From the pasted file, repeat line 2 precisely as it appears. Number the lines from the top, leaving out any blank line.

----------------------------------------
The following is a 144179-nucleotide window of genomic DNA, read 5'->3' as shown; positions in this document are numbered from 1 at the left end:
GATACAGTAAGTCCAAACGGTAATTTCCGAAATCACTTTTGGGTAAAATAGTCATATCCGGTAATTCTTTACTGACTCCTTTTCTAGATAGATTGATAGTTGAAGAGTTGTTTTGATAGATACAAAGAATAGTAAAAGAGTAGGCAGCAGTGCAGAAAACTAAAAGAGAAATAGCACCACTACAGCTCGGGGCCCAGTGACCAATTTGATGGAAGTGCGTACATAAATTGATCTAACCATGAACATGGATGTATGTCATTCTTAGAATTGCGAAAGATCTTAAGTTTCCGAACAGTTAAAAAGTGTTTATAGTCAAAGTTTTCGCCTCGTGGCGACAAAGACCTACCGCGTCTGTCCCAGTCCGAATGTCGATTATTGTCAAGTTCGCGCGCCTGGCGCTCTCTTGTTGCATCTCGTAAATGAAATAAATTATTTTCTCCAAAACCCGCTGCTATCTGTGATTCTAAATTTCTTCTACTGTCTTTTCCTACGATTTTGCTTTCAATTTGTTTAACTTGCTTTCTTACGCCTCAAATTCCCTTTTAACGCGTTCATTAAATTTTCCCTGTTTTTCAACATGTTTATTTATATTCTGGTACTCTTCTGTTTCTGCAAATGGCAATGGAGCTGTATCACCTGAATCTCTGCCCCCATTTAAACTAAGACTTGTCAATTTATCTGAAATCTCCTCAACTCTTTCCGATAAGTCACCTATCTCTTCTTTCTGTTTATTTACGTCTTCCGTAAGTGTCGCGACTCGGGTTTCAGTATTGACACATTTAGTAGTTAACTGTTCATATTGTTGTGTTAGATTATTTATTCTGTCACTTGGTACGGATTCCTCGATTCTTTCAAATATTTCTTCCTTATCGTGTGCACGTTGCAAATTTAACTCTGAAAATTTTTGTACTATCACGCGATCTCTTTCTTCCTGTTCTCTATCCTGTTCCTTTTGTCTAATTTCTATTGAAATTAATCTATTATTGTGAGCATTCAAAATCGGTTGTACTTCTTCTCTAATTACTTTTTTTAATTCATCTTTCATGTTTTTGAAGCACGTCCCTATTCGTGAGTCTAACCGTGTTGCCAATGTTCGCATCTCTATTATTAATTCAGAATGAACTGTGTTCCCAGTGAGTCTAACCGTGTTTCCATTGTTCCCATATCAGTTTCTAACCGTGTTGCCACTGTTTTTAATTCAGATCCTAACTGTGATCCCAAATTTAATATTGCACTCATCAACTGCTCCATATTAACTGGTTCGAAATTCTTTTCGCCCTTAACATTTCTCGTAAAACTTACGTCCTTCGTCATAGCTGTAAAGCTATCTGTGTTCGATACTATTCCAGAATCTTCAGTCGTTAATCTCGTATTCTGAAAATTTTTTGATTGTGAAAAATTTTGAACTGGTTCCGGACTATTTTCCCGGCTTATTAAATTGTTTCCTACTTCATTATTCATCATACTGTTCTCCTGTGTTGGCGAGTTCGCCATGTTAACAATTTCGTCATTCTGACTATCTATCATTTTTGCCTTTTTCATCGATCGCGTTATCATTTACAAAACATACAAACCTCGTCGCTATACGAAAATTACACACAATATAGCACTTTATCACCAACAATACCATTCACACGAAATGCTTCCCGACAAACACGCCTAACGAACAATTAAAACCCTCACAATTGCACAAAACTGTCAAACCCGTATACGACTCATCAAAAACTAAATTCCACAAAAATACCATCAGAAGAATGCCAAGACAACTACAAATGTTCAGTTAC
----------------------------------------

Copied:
GATACAGTAAGTCCAAACGGTAATTTCCGAAATCACTTTTGGGTAAAATAGTCATATCCGGTAATTCTTTACTGACTCCTTTTCTAGATAGATTGATAGTTGAAGAGTTGTTTTGATAGATACAAAGAATAGTAAAAGAGTAGGCAGCAGTGCAGAAAACTAAAAGAGAAATAGCACCACTACAGCTCGGGGCCCAGTGACCAATTTGATGGAAGTGCGTACATAAATTGATCTAACCATGAACATGGATGTATGTCATTCTTAGAATTGCGAAAGATCTTAAGTTTCCGAACAGTTAAAAAGTGTTTATAGTCAAAGTTTTCGCCTCGTGGCGACAAAGACCTACCGCGTCTGTCCCAGTCCGAATGTCGATTATTGTCAAGTTCGCGCGCCTGGCGCTCTCTTGTTGCATCTCGTAAATGAAATAAATTATTTTCTCCAAAACCCGCTGCTATCTGTGATTCTAAATTTCTTCTACTGTCTTTTCCTACGATTTTGCTTTCAATTTGTTTAACTTGCTTTCTTACGCCTCAAATTCCCTTTTAACGCGTTCATTAAATTTTCCCTGTTTTTCAACATGTTTATTTATATTCTGGTACTCTTCTGTTTCTGCAAATGGCAATGGAGCTGTATCACCTGAATCTCTGCCCCCATTTAAACTAAGACTTGTCAATTTATCTGAAATCTCCTCAACTCTTTCCGATAAGTCACCTATCTCTTCTTTCTGTTTATTTACGTCTTCCGTAAGTGTCGCGACTCGGGTTTCAGTATTGACACATTTAGTAGTTAACTGTTCATATTGTTGTGTTAGATTATTTATTCTGTCACTTGGTACGGATTCCTCGATTCTTTCAAATATTTCTTCCTTATCGTGTGCACGTTGCAAATTTAACTCTGAAAATTTTTGTACTATCACGCGATCTCTTTCTTCCTGTTCTCTATCCTGTTCCTTTTGTCTAATTTCTATTGAAATTAATCTATTATTGTGAGCATTCAAAATCGGTTGTACTTCTTCTCTAATTACTTTTTTTAATTCATCTTTCATGTTTTTGAAGCACGTCCCTATTCGTGAGTCTAACCGTGTTGCCAATGTTCGCATCTCTATTATTAATTCAGAATGAACTGTGTTCCCAGTGAGTCTAACCGTGTTTCCATTGTTCCCATATCAGTTTCTAACCGTGTTGCCACTGTTTTTAATTCAGATCCTAACTGTGATCCCAAATTTAATATTGCACTCATCAACTGCTCCATATTAACTGGTTCGAAATTCTTTTCGCCCTTAACATTTCTCGTAAAACTTACGTCCTTCGTCATAGCTGTAAAGCTATCTGTGTTCGATACTATTCCAGAATCTTCAGTCGTTAATCTCGTATTCTGAAAATTTTTTGATTGTGAAAAATTTTGAACTGGTTCCGGACTATTTTCCCGGCTTATTAAATTGTTTCCTACTTCATTATTCATCATACTGTTCTCCTGTGTTGGCGAGTTCGCCATGTTAACAATTTCGTCATTCTGACTATCTATCATTTTTGCCTTTTTCATCGATCGCGTTATCATTTACAAAACATACAAACCTCGTCGCTATACGAAAATTACACACAATATAGCACTTTATCACCAACAATACCATTCACACGAAATGCTTCCCGACAAACACGCCTAACGAACAATTAAAACCCTCACAATTGCACAAAACTGTCAAACCCGTATACGACTCATCAAAAACTAAATTCCACAAAAATACCATCAGAAGAATGCCAAGACAACTACAAATGTTCAGTTAC